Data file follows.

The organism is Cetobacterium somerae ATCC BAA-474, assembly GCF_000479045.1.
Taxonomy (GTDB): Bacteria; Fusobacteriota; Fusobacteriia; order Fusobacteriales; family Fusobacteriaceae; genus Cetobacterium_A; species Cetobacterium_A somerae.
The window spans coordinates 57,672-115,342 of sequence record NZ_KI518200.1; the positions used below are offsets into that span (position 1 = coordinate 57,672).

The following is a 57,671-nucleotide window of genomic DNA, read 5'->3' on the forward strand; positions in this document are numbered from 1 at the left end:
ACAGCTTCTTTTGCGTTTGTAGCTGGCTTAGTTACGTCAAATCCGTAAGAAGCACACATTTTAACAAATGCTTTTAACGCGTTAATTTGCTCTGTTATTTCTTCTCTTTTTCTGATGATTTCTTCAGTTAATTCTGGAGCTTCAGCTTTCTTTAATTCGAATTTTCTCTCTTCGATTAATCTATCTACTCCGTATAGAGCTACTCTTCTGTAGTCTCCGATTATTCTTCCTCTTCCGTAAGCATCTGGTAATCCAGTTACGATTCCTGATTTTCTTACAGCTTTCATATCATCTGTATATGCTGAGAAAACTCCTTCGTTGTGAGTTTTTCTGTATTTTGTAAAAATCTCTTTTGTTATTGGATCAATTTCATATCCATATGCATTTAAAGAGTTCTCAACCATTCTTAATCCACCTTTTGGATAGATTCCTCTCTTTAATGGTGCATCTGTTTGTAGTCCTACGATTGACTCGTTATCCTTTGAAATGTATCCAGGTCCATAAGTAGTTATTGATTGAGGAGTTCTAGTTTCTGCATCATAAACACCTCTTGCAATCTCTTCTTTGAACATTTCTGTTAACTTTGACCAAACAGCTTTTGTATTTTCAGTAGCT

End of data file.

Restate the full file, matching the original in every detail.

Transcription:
The organism is Cetobacterium somerae ATCC BAA-474, assembly GCF_000479045.1.
Taxonomy (GTDB): Bacteria; Fusobacteriota; Fusobacteriia; order Fusobacteriales; family Fusobacteriaceae; genus Cetobacterium_A; species Cetobacterium_A somerae.
The window spans coordinates 57,672-115,342 of sequence record NZ_KI518200.1; the positions used below are offsets into that span (position 1 = coordinate 57,672).

The following is a 57,671-nucleotide window of genomic DNA, read 5'->3' on the forward strand; positions in this document are numbered from 1 at the left end:
ACAGCTTCTTTTGCGTTTGTAGCTGGCTTAGTTACGTCAAATCCGTAAGAAGCACACATTTTAACAAATGCTTTTAACGCGTTAATTTGCTCTGTTATTTCTTCTCTTTTTCTGATGATTTCTTCAGTTAATTCTGGAGCTTCAGCTTTCTTTAATTCGAATTTTCTCTCTTCGATTAATCTATCTACTCCGTATAGAGCTACTCTTCTGTAGTCTCCGATTATTCTTCCTCTTCCGTAAGCATCTGGTAATCCAGTTACGATTCCTGATTTTCTTACAGCTTTCATATCATCTGTATATGCTGAGAAAACTCCTTCGTTGTGAGTTTTTCTGTATTTTGTAAAAATCTCTTTTGTTATTGGATCAATTTCATATCCATATGCATTTAAAGAGTTCTCAACCATTCTTAATCCACCTTTTGGATAGATTCCTCTCTTTAATGGTGCATCTGTTTGTAGTCCTACGATTGACTCGTTATCCTTTGAAATGTATCCAGGTCCATAAGTAGTTATTGATTGAGGAGTTCTAGTTTCTGCATCATAAACACCTCTTGCAATCTCTTCTTTGAACATTTCTGTTAACTTTGACCAAACAGCTTTTGTATTTTCAGTAGCT